On days when Masahiro Tanaka, Michael Pineda, Nathan Eovaldi, Adam Warren or Chase Whitley start, the Yankees' bats have been ferocious.

The Yankees' offense has averaged 5.2 runs in those 26 games, with a 19-7 record, numbers that have helped put the team in first place in the American League East.

Then there are the days when CC Sabathia pitches.

Prior to Monday's 11-5 thumping of the Rays in Tampa, the Yankees averaged 2.6 runs in Sabathia's six starts. Sabathia was winless until last night, and at 1-5, he still leads AL pitchers in losses.

The value of a pitcher's personal win-loss record has been debated in recent years, but it's still a staggering stat when a pitcher of Sabathia's stature and salary ($23 million) leads the league in losses. He is a former Cy Young award winner, a six-time All-Star and a World Series winner (and 2009 NLCS MVP).

Sabathia's subpar start isn't totally surprising, however. The 34-year-old lefthander made just eight starts in 2014 before requiring right knee surgery, and he wasn't very effective before he was sidelined (3-4, 5.28 ERA). He was little better in 2013 when he posted a 4.78 ERA in 32 starts.

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But there's reason to think that as 2015 progresses, Sabathia will do the same.

The losses aren't entirely his fault. The 11 runs the Yankees scored on Monday is only two shy of the total they produced in Sabathia's first six starts.

Sabathia certainly pitched "well enough to win" on April 20 in Detroit, when he gave up two runs in eight innings. But the Yankees could only score one run that game -- Sabathia's third loss of the season.

On May 1 in Boston, Sabathia gave up two runs in six innings. But he left the game trailing 2-1. The Yankees scored single runs in the seventh and eighth to win the game, and reliever Esmil Rogers, who followed Sabathia and pitched the seventh, was officially credited with the victory.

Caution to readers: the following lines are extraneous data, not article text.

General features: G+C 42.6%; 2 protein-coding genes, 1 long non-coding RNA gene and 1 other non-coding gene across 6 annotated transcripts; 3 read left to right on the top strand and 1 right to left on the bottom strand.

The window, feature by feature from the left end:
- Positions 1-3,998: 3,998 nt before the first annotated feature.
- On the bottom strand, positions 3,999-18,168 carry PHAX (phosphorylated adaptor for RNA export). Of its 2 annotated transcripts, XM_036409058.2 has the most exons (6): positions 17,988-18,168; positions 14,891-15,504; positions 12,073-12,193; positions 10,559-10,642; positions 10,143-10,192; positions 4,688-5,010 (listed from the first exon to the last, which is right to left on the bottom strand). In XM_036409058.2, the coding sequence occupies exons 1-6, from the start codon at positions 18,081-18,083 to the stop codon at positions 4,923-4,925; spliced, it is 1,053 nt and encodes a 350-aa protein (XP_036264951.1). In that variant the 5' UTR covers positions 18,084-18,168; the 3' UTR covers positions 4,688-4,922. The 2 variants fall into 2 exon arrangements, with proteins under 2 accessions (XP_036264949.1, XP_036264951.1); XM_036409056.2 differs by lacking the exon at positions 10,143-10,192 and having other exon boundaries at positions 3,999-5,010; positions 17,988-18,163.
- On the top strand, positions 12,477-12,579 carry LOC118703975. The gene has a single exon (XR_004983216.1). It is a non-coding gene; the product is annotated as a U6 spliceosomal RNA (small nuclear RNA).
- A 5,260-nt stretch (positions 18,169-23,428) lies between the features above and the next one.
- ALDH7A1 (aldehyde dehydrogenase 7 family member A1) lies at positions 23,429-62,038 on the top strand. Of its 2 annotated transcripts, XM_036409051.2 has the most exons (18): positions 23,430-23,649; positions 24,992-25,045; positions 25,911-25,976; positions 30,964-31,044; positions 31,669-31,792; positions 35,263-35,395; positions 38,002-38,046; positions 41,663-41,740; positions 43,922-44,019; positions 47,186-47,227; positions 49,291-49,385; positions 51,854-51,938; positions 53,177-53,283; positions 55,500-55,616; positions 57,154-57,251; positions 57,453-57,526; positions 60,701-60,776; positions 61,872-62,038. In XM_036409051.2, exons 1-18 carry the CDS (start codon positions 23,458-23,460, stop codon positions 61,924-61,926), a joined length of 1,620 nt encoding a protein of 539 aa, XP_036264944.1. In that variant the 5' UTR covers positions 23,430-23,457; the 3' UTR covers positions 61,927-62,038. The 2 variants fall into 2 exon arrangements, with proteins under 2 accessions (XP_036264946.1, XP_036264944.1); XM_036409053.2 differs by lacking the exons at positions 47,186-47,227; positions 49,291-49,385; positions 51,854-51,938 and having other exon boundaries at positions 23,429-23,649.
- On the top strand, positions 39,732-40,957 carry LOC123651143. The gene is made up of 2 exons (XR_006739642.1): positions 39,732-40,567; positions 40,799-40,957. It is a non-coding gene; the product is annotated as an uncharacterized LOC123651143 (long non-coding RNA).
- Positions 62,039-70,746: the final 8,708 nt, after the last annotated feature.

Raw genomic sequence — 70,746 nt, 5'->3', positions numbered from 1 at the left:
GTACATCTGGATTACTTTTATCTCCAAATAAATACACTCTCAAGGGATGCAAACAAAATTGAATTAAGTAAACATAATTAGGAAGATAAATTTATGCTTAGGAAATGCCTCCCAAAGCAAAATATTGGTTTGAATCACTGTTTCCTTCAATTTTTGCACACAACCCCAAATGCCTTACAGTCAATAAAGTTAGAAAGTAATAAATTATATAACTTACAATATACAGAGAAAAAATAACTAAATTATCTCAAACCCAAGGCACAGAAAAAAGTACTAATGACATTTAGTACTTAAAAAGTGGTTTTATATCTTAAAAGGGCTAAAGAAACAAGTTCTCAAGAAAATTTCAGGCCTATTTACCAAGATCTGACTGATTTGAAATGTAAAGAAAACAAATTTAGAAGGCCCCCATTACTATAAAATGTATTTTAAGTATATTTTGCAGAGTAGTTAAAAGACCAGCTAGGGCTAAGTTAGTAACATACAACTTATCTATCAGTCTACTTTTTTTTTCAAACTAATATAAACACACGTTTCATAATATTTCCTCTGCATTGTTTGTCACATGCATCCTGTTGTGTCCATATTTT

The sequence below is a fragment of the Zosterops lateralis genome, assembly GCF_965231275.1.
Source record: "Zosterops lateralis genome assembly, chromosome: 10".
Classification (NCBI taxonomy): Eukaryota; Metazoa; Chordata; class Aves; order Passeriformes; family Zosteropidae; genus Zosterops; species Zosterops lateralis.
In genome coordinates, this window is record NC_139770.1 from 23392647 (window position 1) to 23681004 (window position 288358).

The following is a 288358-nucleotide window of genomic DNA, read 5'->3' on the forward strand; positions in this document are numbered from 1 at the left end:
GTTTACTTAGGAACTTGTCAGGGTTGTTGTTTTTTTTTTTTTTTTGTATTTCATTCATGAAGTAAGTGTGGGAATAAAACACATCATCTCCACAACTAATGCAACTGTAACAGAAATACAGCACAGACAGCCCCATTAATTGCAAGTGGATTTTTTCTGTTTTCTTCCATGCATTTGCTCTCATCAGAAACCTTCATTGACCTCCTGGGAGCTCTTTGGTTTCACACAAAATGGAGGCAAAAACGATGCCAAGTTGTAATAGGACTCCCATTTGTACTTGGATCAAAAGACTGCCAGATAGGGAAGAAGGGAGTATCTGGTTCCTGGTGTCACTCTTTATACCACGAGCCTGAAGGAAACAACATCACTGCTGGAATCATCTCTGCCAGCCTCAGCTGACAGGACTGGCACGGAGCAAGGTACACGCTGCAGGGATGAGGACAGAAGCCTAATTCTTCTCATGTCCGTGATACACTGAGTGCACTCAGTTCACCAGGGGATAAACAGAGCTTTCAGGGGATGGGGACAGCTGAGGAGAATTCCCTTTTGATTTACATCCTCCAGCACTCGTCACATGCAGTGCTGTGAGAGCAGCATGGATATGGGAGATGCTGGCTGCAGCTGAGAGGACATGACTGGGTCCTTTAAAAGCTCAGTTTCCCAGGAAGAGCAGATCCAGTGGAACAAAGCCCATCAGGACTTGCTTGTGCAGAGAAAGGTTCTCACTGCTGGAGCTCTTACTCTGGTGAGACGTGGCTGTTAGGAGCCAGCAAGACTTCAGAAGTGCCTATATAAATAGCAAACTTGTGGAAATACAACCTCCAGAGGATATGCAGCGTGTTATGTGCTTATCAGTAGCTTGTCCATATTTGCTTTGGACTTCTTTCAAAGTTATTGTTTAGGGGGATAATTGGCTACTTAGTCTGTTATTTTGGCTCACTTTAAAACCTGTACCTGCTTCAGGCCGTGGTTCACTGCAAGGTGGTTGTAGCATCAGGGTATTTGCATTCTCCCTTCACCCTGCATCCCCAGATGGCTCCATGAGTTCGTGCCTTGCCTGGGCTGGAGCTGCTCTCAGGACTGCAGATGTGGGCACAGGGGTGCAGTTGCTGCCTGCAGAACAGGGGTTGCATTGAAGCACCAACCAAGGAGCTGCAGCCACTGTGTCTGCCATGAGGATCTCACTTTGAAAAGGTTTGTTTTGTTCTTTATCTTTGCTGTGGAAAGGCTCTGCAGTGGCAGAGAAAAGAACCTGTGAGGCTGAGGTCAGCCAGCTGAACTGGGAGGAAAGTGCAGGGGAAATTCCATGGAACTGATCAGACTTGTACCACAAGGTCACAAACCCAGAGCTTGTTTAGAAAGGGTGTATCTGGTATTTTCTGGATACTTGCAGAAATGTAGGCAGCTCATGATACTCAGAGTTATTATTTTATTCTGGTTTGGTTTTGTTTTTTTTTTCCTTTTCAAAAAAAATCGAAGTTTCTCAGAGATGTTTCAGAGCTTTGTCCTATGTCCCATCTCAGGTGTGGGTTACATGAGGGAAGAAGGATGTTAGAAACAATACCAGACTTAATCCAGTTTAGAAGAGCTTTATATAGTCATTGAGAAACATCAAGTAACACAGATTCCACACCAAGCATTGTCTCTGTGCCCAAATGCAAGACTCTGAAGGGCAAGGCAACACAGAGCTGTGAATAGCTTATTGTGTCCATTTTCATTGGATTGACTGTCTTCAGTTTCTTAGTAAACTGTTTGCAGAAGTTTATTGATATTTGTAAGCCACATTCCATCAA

Sabathia gave up four earned runs in each of three other starts, against the Blue Jays on April 9 and May 6 and the Orioles on April 14. Sabathia took the loss in all three games. To show just how much luck plays into the win-loss record, consider that Warren has allowed four earned runs three times this season as well, but he's 2-0 in those games.

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Then there is the picture advanced statistics paint about where Sabathia is and where he could be headed.

His average fastball velocity is down to 89.3 mph, the second lowest of his career (Sabathia averaged 88.8 mph in 2014). But he's using that fastball just 55.5 percent of the time, well below his 60.9 percent career rate. As the fastball usage has dropped, his changeup frequency has grown. Sabathia now throws a changeup 19.9 percent of the time, up from a career rate of 15.5 percent.

Sabathia appears to be changing his pitching approach as his velocity and "stuff" diminishes. Only 16.5 percent of all balls put in play against Sabathia this year have been line drives, well below his career rate of 20.4 percent.

Sabathia has displayed excellent control and still shows the ability to command the strike zone. His 7.6 strikeouts per nine innings falls in line with his 7.7 career average, and his 2.0 walks per nine innings is below his 2.6 career rate.

But, just like the (lack of) runs scored behind him, elements beyond Sabathia's control appear to have gotten in the way of a good process translating into good results.

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Sabathia's 16 percent home run per fly ball ratio is the second highest of his career and well above the MLB rate of 10.7 percent. His .338 batting average on balls in play also is abnormally high. Most pitchers settle into a BABIP around .300 by the end of the season. Sabathia's career BABIP is .294.

After finally earning that elusive first win on Monday, Sabathia said his "biggest concern is always just trying to help the team. I think wins will come."

If he keeps pitching like he's been, he might be right.